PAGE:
Press Release


Pay equity must be the order of the day


The New Brunswick Coalition for Pay Equity commends the provincial government for its commitment to pay equity but maintains that the chosen methodology must be improved when applied in workplaces where there are no male-dominated jobs.

« The government must do better. It needs to work with pay equity experts and pro-equality groups if it hopes to get a realistic measure of pay equity and obtain valid and credible results for female workers», said Vallie Stearns, Chair of the Coalition for Pay Equity.

The Coalition has studied the pay equity process applied to three groups: daycare workers, home care workers and transition house workers. A government report outlining this exercise was published in June 2012.

The base salary for female-dominated jobs for 2012 was established by comparing them with two male-dominated jobs, in this case maintenance workers and foremen.  However, the maintenance worker's salary was calculated by using the 2010 average wage rate rather than 2011, and by excluding the unionized wages.

Furthermore the government did not use the real wages paid to "foremen" who are currently employed. Instead it decided that the wage would be 20% higher than the maintenance worker's salary, which resulted in a lower wage for a foreman and as a consequence, lower wages for female-dominated jobs. The decision to use a 20% wage difference between the two male-dominated jobs is not based on any study.

The results obtained using the methodology developed by the government vary from $12.52 and $14.17 per hour, which are often lower than the average salary currently paid. According to the Chair of the Coalition, the hourly wages would likely be between $4 or $5 dollars higher had the government chosen to consider other variables.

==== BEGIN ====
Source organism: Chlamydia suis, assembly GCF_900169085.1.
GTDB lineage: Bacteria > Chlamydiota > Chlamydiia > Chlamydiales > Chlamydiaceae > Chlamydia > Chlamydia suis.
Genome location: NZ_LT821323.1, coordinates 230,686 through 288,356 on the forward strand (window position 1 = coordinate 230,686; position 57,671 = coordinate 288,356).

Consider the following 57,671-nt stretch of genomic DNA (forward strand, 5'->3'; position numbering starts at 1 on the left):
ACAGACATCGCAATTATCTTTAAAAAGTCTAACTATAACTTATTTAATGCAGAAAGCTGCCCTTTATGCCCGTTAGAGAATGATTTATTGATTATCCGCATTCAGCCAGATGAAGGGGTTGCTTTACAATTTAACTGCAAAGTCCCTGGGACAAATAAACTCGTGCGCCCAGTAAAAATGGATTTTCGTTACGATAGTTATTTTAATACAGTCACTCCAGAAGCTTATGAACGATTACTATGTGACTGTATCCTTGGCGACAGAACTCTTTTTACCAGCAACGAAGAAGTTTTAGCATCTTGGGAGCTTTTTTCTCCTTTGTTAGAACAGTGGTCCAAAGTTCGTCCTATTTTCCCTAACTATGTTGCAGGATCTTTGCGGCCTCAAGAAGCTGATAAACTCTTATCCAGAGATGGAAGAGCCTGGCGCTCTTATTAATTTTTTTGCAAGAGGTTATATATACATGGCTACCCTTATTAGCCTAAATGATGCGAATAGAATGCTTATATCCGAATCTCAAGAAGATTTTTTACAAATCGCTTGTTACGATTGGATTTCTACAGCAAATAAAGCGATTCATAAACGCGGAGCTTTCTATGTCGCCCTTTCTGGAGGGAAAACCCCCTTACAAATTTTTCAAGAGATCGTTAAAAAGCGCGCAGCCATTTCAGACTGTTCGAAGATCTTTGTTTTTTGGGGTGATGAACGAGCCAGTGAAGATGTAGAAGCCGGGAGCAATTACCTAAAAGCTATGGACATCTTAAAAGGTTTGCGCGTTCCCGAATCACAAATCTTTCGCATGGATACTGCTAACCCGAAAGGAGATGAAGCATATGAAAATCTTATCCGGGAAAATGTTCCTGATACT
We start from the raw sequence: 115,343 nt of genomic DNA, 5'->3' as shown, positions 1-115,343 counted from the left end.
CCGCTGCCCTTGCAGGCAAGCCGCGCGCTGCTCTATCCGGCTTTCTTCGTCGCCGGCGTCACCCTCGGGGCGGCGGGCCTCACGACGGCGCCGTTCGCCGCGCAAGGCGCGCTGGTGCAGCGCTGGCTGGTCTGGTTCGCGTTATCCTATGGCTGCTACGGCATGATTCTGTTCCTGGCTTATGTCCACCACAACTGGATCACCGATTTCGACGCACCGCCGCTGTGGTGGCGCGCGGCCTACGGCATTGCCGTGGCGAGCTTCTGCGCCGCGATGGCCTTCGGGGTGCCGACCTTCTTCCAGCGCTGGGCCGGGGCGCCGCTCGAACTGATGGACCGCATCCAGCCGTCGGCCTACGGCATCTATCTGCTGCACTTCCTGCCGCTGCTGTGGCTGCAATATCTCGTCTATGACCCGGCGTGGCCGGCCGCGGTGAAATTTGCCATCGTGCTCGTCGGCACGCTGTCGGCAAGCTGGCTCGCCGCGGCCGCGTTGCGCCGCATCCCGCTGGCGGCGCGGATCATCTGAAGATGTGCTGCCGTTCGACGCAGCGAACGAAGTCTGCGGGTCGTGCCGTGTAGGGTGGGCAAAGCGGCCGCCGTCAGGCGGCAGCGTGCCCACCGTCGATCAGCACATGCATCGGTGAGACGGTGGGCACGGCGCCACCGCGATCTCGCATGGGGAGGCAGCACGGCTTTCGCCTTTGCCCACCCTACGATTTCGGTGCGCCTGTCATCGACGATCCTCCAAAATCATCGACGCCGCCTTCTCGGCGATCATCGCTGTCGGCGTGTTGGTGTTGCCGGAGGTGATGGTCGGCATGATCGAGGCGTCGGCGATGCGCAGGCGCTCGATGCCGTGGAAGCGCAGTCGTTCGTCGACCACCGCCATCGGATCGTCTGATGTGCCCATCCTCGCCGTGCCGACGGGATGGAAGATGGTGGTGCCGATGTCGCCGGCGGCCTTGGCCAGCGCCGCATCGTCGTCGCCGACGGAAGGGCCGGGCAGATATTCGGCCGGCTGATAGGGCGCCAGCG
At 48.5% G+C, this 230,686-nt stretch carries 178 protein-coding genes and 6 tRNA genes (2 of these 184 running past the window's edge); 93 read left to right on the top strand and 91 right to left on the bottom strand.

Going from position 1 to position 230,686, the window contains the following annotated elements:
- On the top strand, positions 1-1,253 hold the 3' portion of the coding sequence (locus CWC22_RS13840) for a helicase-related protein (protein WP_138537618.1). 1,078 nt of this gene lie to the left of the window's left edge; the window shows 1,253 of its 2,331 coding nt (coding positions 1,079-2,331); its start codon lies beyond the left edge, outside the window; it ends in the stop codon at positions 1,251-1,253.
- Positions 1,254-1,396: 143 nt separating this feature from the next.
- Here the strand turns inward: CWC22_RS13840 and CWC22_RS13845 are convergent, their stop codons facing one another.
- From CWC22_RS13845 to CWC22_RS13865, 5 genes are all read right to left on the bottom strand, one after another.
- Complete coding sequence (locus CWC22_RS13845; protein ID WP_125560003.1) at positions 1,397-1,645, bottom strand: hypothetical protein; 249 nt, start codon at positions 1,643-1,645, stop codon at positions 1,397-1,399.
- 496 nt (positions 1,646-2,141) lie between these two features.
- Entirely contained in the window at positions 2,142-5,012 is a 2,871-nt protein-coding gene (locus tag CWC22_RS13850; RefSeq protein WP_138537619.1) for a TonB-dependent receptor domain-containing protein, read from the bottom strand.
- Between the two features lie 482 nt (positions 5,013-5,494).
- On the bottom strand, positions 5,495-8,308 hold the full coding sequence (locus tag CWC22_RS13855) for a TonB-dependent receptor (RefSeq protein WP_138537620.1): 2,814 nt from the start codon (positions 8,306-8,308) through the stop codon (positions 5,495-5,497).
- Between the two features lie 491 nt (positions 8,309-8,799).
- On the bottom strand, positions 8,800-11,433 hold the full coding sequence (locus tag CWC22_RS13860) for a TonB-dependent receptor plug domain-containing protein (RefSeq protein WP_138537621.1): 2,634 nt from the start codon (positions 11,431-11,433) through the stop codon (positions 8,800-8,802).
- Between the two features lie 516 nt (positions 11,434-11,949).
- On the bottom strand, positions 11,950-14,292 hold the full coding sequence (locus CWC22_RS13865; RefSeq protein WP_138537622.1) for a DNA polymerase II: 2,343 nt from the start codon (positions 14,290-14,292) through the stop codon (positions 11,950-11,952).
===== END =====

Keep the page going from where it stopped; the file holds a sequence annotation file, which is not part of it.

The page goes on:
"To achieve pay equity, we would normally compare female-dominated jobs with male-dominated jobs in the same workplace", explains Vallie Stearns. "But in those workplaces where there are no male-dominated jobs, sectors such as daycare centres, homecare and transition houses for abused women, other methods must be developed. The government has experimented with a methodology, but obviously it needs some improvement. The impact on wages is critical".

The New Brunswick Coalition for Pay Equity presented a brief detailing its analysis of the situation to the Minister Responsible for Women's Issues, Marie-Claude Blais.

"The experience in these three sectors will serve as a model for other female workers in New Brunswick, which is why it is so important that we give serious consideration to the matter. We need reliable and adequate tools to obtain valid results in order to achieve pay equity. We also need legislation to ensure pay equity for all women working in the private sector", said Vallie Stearns, Chair of the Coalition for Pay Equity.


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Vallie Stearns, Chair, 857-2816 (b), 232-3742 (c)

Johanne Perron, Executive Director, 855-0002 (b), 850-6963 (c)


Additional information

§        Pay equity is attained when wages in female-dominated jobs is equal to wages in male-dominated jobs of equal value.

§        Workers in the child care, homecare and transition house sectors are not protected by the Pay Equity Act 2009 because they are private sector workers and the Act applies only to the public sector.

Results of the pay equity programs in the child care, home support and transition house sectors




March 31, 2011 ($)

“Fair wage” according to  government ($)

Support worker (Child Care)



Primary Care (Child Care)



Administrative/ Primary Care (Child Care)



Home Support Workers



Crisis Intervener (Transition House)



Outreach Workers (Transition House)



Support Workers (Transition House)



  Child Support Workers (Transition House)




Available on line:

§  Brief prepared by the Coalition for Pay Equity (includes an executive summary):

o       Comment on the Results of the Government of New Brunswick’s Pay Equity Program for Non-Legislated Sectors

§  Rapports des programmes d’équité salariale du gouvernement:

o  Child Care Sector

o   Home Support Sector

o   Transition House Sector

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